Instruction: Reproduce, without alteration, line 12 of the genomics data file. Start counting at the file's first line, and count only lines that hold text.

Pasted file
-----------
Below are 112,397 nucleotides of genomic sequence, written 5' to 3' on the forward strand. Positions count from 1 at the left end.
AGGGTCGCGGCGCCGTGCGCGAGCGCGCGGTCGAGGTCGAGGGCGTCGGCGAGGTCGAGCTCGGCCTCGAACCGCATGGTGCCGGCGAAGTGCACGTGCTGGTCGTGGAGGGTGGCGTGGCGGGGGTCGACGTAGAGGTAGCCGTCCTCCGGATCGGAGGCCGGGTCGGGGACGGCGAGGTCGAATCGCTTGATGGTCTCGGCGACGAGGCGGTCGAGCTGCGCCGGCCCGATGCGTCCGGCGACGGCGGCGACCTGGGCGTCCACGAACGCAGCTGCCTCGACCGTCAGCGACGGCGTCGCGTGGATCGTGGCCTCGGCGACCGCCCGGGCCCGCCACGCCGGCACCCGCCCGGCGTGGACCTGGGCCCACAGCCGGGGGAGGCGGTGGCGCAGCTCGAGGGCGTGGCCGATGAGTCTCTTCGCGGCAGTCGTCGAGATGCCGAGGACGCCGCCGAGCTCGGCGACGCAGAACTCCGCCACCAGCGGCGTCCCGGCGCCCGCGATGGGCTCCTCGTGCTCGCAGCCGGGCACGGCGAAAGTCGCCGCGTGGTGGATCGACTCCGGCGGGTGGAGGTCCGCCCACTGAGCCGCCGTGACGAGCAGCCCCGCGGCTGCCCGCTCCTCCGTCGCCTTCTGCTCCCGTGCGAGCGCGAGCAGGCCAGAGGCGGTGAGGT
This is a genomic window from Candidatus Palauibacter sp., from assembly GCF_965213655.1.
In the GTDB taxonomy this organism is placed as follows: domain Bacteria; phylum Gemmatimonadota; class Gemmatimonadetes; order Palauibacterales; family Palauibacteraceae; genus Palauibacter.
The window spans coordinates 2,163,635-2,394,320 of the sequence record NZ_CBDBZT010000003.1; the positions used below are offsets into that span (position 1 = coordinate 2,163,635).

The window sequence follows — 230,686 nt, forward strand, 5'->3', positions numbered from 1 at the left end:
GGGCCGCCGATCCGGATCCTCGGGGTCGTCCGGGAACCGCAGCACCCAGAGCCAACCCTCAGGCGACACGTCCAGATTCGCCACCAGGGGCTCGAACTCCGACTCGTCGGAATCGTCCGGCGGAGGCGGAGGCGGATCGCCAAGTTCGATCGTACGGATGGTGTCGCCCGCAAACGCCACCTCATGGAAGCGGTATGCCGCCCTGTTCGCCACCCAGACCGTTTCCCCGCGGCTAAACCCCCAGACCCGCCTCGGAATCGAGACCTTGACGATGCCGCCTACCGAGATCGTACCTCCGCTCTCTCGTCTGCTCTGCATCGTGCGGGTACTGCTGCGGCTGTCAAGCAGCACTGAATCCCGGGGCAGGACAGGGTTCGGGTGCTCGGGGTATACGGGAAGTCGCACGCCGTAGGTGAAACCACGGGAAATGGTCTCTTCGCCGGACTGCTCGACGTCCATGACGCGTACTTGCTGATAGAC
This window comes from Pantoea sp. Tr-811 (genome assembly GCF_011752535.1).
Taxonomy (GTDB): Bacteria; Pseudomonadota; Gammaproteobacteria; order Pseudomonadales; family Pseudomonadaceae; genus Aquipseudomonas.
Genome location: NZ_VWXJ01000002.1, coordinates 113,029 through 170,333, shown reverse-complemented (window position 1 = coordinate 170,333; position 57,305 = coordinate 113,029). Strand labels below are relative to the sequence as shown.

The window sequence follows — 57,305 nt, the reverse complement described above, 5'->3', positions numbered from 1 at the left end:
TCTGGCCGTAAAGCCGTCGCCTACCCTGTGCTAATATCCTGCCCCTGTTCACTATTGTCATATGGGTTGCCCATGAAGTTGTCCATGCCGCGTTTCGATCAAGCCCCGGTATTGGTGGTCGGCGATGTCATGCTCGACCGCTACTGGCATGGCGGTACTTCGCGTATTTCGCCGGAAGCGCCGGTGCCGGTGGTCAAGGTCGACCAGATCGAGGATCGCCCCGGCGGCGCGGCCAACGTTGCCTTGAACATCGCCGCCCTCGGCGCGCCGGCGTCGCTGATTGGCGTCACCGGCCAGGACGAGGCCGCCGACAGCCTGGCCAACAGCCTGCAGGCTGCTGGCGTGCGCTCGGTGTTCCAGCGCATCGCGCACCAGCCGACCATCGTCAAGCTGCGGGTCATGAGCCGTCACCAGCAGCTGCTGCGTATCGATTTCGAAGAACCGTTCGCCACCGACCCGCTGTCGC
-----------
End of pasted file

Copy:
TCTGGCCGTAAAGCCGTCGCCTACCCTGTGCTAATATCCTGCCCCTGTTCACTATTGTCATATGGGTTGCCCATGAAGTTGTCCATGCCGCGTTTCGATCAAGCCCCGGTATTGGTGGTCGGCGATGTCATGCTCGACCGCTACTGGCATGGCGGTACTTCGCGTATTTCGCCGGAAGCGCCGGTGCCGGTGGTCAAGGTCGACCAGATCGAGGATCGCCCCGGCGGCGCGGCCAACGTTGCCTTGAACATCGCCGCCCTCGGCGCGCCGGCGTCGCTGATTGGCGTCACCGGCCAGGACGAGGCCGCCGACAGCCTGGCCAACAGCCTGCAGGCTGCTGGCGTGCGCTCGGTGTTCCAGCGCATCGCGCACCAGCCGACCATCGTCAAGCTGCGGGTCATGAGCCGTCACCAGCAGCTGCTGCGTATCGATTTCGAAGAACCGTTCGCCACCGACCCGCTGTCGC